If you’ve ever wondered how Filé (FEE-lay) Powder is made, or would like to make it yourself, check out THIS LINK! Filé powder is a NOLA Cuisine Staple, which is made from the ground, young and tender leaves of the Sassafras tree (Sassafras root is the original flavoring of root beer). The Choctaw Indians, native in Louisiana, introduced the use of Filé to thicken Gumbos and soups. Here is what the 1901 Picayune’s Creole Cookbook had to say on the subject:
First, it will be necessary to explain here, for the benefit of many, that “Filé” is a powder manufactured by the remaining tribe of Choctaw Indians in Louisiana, from the young and tender leaves of the Sassafras. The Indian squaws gather the leaves and spread them out on a stone mortar to dry. When thoroughly dried, they pound the m into a fine powder, pass them through a hair sieve, and then bring the “Filé” to New Orleans to sell, coming twice a week to the French Market, from the old reservation set aside for their home on Bayou Lacombe, near Mandeville, Louisiana. The Indians used Sassafras leaves and the Sassafras for many medicinal purposes, and still set bunches of the dried roots in the French Market for use in tea and tonics. The Creoles, quick to discover and apply, found the possibilities of the powdered Sassafras leaves or “Filé,” and originated the well-known dish “Gumbo Filé.”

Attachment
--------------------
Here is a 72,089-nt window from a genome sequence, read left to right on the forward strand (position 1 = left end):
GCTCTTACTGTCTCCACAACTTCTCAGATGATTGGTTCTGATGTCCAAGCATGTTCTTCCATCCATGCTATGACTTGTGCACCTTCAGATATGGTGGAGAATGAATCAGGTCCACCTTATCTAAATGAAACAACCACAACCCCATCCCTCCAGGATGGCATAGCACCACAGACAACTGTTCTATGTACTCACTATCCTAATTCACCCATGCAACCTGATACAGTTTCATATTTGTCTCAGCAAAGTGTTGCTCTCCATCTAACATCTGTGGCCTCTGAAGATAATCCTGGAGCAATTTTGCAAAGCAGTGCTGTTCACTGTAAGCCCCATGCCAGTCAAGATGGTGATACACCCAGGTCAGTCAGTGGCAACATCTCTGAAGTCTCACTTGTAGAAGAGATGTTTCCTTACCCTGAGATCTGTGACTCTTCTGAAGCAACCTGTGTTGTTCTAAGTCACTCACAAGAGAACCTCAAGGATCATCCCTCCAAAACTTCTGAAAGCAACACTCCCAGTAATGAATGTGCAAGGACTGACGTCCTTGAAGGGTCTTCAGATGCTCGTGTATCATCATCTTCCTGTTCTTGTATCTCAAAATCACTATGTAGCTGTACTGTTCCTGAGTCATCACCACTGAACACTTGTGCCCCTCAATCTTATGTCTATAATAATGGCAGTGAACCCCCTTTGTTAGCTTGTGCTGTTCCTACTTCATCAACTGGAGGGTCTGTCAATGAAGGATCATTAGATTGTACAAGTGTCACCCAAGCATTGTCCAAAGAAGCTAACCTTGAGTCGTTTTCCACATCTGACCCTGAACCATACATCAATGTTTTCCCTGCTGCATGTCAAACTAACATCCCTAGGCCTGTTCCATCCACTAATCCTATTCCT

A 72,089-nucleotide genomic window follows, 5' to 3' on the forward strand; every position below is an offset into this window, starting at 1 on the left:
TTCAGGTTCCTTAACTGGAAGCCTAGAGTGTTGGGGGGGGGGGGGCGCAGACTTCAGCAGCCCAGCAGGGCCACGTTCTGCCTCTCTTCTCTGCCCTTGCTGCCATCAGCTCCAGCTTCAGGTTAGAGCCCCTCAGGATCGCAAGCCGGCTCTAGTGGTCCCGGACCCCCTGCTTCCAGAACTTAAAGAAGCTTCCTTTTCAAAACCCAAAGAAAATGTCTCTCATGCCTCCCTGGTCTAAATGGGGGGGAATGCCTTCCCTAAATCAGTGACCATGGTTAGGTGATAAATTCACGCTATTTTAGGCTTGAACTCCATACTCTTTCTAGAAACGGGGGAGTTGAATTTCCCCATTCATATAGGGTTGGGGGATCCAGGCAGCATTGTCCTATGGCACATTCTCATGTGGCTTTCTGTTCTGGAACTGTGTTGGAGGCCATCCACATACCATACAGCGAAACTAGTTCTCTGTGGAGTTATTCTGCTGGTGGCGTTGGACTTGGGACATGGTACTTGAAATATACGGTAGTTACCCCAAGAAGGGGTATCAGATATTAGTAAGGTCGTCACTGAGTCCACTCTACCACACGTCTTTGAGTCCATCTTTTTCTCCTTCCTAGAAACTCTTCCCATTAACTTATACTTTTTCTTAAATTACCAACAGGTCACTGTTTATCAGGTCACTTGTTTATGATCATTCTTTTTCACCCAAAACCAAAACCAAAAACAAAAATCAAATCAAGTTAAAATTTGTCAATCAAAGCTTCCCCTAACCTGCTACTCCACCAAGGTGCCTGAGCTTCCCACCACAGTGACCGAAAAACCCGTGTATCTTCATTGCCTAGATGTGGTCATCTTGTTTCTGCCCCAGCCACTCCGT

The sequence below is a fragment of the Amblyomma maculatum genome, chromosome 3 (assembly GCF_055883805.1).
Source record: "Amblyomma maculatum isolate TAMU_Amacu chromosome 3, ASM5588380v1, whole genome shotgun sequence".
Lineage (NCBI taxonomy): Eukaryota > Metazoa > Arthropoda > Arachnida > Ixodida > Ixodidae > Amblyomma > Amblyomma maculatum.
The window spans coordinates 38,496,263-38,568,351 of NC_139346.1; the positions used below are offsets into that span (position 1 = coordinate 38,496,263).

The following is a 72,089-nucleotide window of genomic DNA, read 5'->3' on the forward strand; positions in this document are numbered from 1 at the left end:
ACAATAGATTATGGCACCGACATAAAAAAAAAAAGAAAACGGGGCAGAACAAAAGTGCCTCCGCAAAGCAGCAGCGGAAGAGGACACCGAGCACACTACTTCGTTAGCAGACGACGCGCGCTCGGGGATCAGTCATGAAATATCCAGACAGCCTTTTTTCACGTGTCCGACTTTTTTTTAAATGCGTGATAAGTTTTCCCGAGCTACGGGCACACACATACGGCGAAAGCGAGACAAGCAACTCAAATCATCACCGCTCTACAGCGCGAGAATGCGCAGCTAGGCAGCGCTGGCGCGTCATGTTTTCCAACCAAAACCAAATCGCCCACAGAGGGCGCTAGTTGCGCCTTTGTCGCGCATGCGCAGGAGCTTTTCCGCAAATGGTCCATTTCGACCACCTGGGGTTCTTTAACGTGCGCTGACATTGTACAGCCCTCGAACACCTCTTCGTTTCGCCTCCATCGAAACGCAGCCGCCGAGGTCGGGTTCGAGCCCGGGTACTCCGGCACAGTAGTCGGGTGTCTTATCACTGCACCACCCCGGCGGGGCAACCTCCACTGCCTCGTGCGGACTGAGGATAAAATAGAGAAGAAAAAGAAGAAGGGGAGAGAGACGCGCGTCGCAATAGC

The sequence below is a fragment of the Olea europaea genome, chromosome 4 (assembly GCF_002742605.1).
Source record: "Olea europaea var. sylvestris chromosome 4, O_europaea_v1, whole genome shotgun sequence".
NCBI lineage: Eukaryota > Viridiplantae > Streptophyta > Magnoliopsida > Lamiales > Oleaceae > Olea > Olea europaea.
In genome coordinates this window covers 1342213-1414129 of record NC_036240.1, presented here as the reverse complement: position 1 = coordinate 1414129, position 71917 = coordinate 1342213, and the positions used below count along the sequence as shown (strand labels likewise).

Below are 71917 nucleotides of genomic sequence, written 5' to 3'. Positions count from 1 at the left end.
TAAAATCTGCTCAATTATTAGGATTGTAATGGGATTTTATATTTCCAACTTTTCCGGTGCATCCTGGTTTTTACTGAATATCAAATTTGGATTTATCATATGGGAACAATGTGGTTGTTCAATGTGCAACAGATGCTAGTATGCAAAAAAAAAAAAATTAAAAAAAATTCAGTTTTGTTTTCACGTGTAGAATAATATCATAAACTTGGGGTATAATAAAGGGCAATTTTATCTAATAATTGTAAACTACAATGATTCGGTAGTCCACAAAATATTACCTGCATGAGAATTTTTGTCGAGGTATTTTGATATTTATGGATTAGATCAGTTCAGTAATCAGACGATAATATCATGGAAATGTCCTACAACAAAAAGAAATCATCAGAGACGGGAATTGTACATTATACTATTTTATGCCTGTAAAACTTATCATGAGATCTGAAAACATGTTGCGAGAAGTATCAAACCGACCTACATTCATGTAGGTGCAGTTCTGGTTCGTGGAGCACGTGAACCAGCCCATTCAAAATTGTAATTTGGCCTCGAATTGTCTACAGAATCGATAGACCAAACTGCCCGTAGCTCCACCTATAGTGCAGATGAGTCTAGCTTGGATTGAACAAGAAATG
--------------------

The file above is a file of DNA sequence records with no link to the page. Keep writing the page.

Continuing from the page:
One thing to remember about using Filé in a Gumbo is to never boil it. It becomes stringy and unpleasant. When I use Filé in a Gumbo, I always add it at the table to be stirred in by the guest. It has a wonderful woodsy, earthy type of flavor.
**Update – 3/26/2005** I recently found a good sized Sassafras tree in a park near my house which I harvested some leaves from. I will post soon (here is the post), with pics of my homemade Filé powder here in Michigan.
Thanks to Doug, here in Muskegon, Michigan for the email. He says his yard is loaded with Sassafras trees. I’m going to look into getting one for the yard for next spring.
Also, check out my friend Carolyn’s post Sassafras & Filé at 18thC Cuisine!